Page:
You've probably never considered yourself to be an improv actor. 

Every day you are improvising, responding, making decisions and playing roles as a manager, member of a team, friend, parent, spouse, sibling. You are definitely an improv actor.

Beyond being funny and entertaining, improv works because there are rules. The rules create an environment that prevents  conflict and communication blocks. They set up the actors to use the moment, their intuition and their creative wisdom to perform on the spot.

You can become an effective communicator when you set up rules for yourself and then allow your creative wisdom to intuition to guide you. Often this leads to more empathy and better listening.

It's not surprising that the NYPD is starting to use improv to enhance its ability to develop empathy in tough situations.

Here are five basic rules of improv that you can implement today to become a better communicator:

1. Say 'Yes, and...' and Don't Deny

Denial is the number one reason why communication is blocked and why scenes go bad. Even if you disagree with the person, you can be inclusive of their statement by saying "yes, and..." 

It's very common to write and say 'however' or 'but' in your communication. Instead, try using 'and' to create two separate statements without any negative language.

Here's an example: 

We have a no-refund policy. But we can offer you an exchange for your order.

Or:

We have a no-refund policy and we want to make sure every customer is satisfied with their order. We can offer you an exchange for your order.

Sometimes when you feel you really need to put a 'but' or 'however' in your communication, it means you often need to end the statement and start another statement.

2. Be Open and Add New Information

After you say, 'yes, and..,' you need to add new information to move things forward.

See how you can create a back-and-forth dance with the person you are talking to. The new information should clarify, create and move a story forward.

Here's an example:

Jill: I am going to the market today for protein bars.

Bob: That's great.

Or:

Jill: I am going to the market today for protein bars.

Bob: That's great. I recently bought LaraBars from Thrive Market for less than Whole Foods and I really enjoy them. They have a great variety of flavors to choose from.

When you offer new information it creates a story that keeps moving forward. It offers up an opportunity for both people to learn more about each other and the world around them with curiosity and empathy.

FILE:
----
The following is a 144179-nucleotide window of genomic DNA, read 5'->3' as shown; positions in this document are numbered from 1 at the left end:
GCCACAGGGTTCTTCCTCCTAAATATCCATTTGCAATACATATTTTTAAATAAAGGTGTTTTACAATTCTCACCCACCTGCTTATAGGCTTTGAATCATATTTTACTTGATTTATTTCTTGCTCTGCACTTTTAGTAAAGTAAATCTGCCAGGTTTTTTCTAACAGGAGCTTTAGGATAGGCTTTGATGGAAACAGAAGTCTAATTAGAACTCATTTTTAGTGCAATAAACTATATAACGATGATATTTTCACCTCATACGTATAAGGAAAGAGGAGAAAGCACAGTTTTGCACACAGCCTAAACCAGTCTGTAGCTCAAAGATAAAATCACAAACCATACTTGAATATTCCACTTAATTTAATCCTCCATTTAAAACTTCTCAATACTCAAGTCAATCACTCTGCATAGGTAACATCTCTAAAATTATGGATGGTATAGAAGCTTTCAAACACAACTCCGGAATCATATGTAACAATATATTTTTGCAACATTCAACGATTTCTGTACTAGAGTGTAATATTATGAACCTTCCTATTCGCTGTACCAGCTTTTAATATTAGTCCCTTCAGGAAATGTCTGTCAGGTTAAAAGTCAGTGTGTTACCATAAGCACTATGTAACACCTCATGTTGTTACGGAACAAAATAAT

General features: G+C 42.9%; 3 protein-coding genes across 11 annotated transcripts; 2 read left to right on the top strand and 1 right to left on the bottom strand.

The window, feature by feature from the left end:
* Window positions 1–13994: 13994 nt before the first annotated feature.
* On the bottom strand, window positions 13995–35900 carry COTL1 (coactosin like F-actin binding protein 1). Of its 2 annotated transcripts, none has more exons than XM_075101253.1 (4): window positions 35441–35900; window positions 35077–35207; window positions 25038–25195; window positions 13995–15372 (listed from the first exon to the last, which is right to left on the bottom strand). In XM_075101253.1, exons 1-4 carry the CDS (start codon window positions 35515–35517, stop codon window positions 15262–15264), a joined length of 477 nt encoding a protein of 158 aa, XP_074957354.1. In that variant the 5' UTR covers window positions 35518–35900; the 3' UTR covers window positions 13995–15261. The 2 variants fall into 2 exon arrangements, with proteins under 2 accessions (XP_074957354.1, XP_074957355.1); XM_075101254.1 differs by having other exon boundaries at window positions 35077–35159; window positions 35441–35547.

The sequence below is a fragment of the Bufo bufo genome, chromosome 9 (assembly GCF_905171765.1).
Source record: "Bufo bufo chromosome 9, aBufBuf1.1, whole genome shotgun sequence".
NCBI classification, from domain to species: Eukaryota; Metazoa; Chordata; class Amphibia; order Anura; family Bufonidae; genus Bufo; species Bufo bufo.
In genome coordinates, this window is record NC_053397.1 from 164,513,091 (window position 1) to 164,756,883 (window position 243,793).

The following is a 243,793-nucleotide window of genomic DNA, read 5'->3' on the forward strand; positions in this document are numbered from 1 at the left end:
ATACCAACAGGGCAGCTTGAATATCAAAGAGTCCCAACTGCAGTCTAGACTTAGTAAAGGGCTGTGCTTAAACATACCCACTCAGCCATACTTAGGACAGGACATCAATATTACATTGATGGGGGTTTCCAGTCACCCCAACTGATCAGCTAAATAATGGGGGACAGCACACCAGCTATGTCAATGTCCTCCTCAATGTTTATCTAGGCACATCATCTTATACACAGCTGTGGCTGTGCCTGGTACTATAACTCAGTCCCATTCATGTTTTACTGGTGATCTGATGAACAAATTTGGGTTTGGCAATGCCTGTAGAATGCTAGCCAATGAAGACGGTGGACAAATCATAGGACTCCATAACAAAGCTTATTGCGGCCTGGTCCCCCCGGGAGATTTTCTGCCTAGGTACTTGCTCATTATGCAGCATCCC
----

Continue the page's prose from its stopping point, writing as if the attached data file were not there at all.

3. Be Specific and Provide Details

When you're communicating, specificity allows people to understand your position. Provide as much detail around your statement as possible. Specificity removes assumptions that can be made, which can in turn lead to miscommunication. 

When you ask questions, ask specific questions and not open-ended questions. For example: 'How's your morning going today?' is better than 'How are you?'

Being specific also alleviates the other person from having to carry the responsibility of discovering you and the information you are trying to relay. 

Here's an example:

Meet me at my house for lunch.

Or:

Meet me at my house at 12 p.m. for lunch. Parking is available on the street and when you arrive, feel free to call me if you cannot find my name on the intercom. There will be three others joining us for lunch. We'll be serving fish and a vegetarian option.

4. Allow Yourself to Be Emotionally Altered

When you're present to the other person and yourself in the moment, you are able to feel your emotional reactions as they arise. Expressing your feelings allows for change, humor, connection, authenticity and ultimately a journey together in the story you're both creating through your conversation. 

Being present and connected to your expression of feelings gives life to the mundane.

Here's an example:

Jill: I will see you at the conference room at 1 p.m. for our presentation.

Bob: See you then.

Or:

Jill: I will see you at the conference room at 1 p.m. for our presentation.

Bob: Wonderful. I've been antsy for this presentation all week. There's a lot at stake for us and I really want it to go well. Can we meet five minutes early to connect beforehand and be on the same page? 

5. Trust and Support Your Partner

Often when you think of trust, you think of trusting another. The real trust it the trust you have for yourself to deliver, to perform, to express your feelings, to be emotionally altered and to survive and thrive in the process.

Trust yourself.

Then, support your partner. Making your partner look good, elevating their story by using the first four skills helps elevate you both.

Published on: Jul 13, 2016
The opinions expressed here by Inc.com columnists are their own, not those of Inc.com.